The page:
BY ERIN POWERS // MAY 7, 2012 // In just a few short weeks, this year’s graduates will cross a stage and receive a piece of paper that they have worked for since freshman year. Vernelle Smalls-Cardona will be among this year’s graduating class, and the accomplishment is no small feat. “To me, life is complete,” says the 46-year-old continuing […]
BY ERIN POWERS // MAY 7, 2012 //
In just a few short weeks, this year’s graduates will cross a stage and receive a piece of paper that they have worked for since freshman year. Vernelle Smalls-Cardona will be among this year’s graduating class, and the accomplishment is no small feat.
“To me, life is complete,” says the 46-year-old continuing education student, a communication major and criminal justice minor. “There are three big things I decided I wanted out of life: a nice house, a good husband, and a bachelor’s degree.
“I spent a lot of time pushing education and really not practicing what I was preaching. Now I can, because I have hands-on experience.”
The 28-year-long journey from her high school graduation to a college degree has been far from simple. Growing up in the outskirts of Boston, Smalls-Cardona took on the caretaker roll within her family. The second oldest of 10 brothers and sisters, she spent much of her youth helping her mother raise the many kids in her family.
“I don’t want children of my own, never have,” she says. “I grew up with babies all around me!”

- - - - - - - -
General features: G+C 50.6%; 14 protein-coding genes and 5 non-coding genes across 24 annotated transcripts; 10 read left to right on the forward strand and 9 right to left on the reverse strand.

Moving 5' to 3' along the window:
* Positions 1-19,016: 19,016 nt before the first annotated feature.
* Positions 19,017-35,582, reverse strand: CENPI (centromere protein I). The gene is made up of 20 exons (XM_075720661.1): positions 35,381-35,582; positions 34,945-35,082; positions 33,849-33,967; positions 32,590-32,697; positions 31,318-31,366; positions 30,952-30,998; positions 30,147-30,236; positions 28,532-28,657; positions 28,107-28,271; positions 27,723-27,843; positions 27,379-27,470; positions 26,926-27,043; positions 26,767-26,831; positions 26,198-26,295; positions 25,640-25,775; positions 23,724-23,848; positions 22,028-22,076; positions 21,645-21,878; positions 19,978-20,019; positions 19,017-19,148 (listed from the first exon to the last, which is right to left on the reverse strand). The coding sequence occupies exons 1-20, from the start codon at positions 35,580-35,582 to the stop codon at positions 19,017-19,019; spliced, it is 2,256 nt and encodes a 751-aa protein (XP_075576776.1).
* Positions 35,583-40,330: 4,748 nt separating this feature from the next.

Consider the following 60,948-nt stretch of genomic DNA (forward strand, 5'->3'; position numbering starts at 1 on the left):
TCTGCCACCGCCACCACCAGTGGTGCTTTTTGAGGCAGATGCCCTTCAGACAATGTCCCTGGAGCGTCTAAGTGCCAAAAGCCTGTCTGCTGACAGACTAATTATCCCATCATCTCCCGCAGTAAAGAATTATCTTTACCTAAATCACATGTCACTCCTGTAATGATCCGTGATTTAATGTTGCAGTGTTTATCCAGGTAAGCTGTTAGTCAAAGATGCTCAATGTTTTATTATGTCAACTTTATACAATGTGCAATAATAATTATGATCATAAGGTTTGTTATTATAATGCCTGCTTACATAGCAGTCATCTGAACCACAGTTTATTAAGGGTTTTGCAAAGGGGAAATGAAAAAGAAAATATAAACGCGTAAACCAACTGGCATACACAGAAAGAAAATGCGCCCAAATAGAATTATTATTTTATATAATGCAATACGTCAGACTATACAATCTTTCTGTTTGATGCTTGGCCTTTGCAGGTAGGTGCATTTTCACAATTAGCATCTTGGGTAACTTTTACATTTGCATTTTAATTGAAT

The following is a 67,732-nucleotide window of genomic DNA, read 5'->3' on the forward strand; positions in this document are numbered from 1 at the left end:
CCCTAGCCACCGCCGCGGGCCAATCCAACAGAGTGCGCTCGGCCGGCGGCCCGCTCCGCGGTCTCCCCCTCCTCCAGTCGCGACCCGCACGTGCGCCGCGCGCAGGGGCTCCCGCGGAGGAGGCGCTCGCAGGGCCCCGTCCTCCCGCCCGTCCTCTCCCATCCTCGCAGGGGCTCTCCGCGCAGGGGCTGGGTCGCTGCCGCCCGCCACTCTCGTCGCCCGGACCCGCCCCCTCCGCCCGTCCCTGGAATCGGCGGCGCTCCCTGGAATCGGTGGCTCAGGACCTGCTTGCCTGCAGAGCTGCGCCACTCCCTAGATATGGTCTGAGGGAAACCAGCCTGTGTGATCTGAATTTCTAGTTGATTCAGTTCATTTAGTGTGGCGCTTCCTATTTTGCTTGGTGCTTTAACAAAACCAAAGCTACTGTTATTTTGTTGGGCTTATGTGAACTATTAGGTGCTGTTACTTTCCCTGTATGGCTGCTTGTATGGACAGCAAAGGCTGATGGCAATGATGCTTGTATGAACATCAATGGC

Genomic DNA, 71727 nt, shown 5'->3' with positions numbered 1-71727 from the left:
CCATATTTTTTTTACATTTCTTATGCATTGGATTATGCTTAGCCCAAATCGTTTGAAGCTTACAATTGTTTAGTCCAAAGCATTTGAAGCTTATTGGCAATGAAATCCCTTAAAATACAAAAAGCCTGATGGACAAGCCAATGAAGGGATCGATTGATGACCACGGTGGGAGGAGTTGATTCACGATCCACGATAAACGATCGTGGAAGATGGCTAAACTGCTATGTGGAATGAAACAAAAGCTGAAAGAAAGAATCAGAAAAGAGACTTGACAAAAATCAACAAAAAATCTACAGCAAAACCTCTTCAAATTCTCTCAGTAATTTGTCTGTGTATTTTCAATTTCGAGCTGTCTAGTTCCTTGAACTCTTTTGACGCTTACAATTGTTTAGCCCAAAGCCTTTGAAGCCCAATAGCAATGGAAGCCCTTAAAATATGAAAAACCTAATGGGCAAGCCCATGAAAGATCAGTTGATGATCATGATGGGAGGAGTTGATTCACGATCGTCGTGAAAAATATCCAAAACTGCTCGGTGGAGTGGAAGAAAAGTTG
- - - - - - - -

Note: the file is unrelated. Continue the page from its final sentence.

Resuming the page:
She acquired her first job at the age of 13 and has since been self-sufficient. When asked where her drive comes from, she’s quick to give credit to her parents. Her mother, Ernelle Smalls, was a stay-at-home mom who devoted her life to raising her children. Smalls-Cardona’s father, Tommie Smalls, has held the same job for 40 years as a sheet metal worker. Neither parent graduated from high school, she says.
Smalls-Cardona says her life experiences—both good and bad—have helped shape the person she is today. In the late 1960s and early 70s, she witnessed violence as a result of school desegregation and federally required “bussing” of students in the Boston school system. And in July 2010, her brother Anthony—a married father of nine—was shot and killed in Mattapan just a half-mile from his home.
It was the presence of crime throughout her community that sparked Smalls-Cardona’s interest in criminal justice. For the last 12 years, she has worked for the Boston Police Department’s Domestic Violence Unit (DVU). She is currently the head secretary in the administration office and assigns cases to detectives, as well as acts as a liaison with DVU and other district supervisors and clerks.
“If I had one word to describe Vernelle Smalls-Cardona, it would be ‘effervescent,’ says Renee Payne-Callender, who works with Smalls-Cardona in the Boston Police Department. “Regardless to what is going on around Vernelle, negative or positive, she is always full of love, life and sunshine.”
With graduation on the horizon, Smalls-Cardona says she’s looking forward to taking some time off to travel with her husband, Eddy Cardona.
“I want to spin the globe, touch somewhere and go,” she says.
No matter where she lands, Smalls-Cardona will return to the Boston area with hopes of inspiring the next generation.
“I want to talk the talk, and walk the walk,” she says.